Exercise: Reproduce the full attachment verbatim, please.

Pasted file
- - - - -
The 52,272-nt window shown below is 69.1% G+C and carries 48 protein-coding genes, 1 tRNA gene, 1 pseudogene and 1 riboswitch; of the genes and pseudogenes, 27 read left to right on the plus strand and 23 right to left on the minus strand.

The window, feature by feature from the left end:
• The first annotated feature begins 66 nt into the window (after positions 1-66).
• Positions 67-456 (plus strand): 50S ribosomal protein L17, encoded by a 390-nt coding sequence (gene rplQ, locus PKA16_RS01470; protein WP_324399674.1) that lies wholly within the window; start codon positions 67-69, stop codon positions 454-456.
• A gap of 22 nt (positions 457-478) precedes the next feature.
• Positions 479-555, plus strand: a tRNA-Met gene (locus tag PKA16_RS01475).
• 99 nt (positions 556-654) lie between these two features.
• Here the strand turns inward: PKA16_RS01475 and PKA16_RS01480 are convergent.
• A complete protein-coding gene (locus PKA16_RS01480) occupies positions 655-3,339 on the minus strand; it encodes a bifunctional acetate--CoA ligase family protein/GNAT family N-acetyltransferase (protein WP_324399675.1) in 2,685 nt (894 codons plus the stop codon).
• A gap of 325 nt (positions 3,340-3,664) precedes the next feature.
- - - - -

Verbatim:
The 52,272-nt window shown below is 69.1% G+C and carries 48 protein-coding genes, 1 tRNA gene, 1 pseudogene and 1 riboswitch; of the genes and pseudogenes, 27 read left to right on the plus strand and 23 right to left on the minus strand.

The window, feature by feature from the left end:
• The first annotated feature begins 66 nt into the window (after positions 1-66).
• Positions 67-456 (plus strand): 50S ribosomal protein L17, encoded by a 390-nt coding sequence (gene rplQ, locus PKA16_RS01470; protein WP_324399674.1) that lies wholly within the window; start codon positions 67-69, stop codon positions 454-456.
• A gap of 22 nt (positions 457-478) precedes the next feature.
• Positions 479-555, plus strand: a tRNA-Met gene (locus tag PKA16_RS01475).
• 99 nt (positions 556-654) lie between these two features.
• Here the strand turns inward: PKA16_RS01475 and PKA16_RS01480 are convergent.
• A complete protein-coding gene (locus PKA16_RS01480) occupies positions 655-3,339 on the minus strand; it encodes a bifunctional acetate--CoA ligase family protein/GNAT family N-acetyltransferase (protein WP_324399675.1) in 2,685 nt (894 codons plus the stop codon).
• A gap of 325 nt (positions 3,340-3,664) precedes the next feature.